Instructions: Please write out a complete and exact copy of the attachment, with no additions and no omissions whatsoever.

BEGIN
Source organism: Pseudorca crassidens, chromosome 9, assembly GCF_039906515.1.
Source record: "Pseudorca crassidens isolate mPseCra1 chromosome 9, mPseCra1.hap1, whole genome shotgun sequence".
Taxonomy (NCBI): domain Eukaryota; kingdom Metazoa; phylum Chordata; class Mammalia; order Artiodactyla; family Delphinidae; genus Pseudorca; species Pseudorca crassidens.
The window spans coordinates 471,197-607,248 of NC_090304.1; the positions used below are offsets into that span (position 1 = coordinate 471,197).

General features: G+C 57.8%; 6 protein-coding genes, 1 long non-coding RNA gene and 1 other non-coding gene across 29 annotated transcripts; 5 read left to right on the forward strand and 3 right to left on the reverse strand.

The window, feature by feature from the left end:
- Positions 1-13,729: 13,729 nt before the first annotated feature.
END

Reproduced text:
Source organism: Pseudorca crassidens, chromosome 9, assembly GCF_039906515.1.
Source record: "Pseudorca crassidens isolate mPseCra1 chromosome 9, mPseCra1.hap1, whole genome shotgun sequence".
Taxonomy (NCBI): domain Eukaryota; kingdom Metazoa; phylum Chordata; class Mammalia; order Artiodactyla; family Delphinidae; genus Pseudorca; species Pseudorca crassidens.
The window spans coordinates 471,197-607,248 of NC_090304.1; the positions used below are offsets into that span (position 1 = coordinate 471,197).

General features: G+C 57.8%; 6 protein-coding genes, 1 long non-coding RNA gene and 1 other non-coding gene across 29 annotated transcripts; 5 read left to right on the forward strand and 3 right to left on the reverse strand.

The window, feature by feature from the left end:
- Positions 1-13,729: 13,729 nt before the first annotated feature.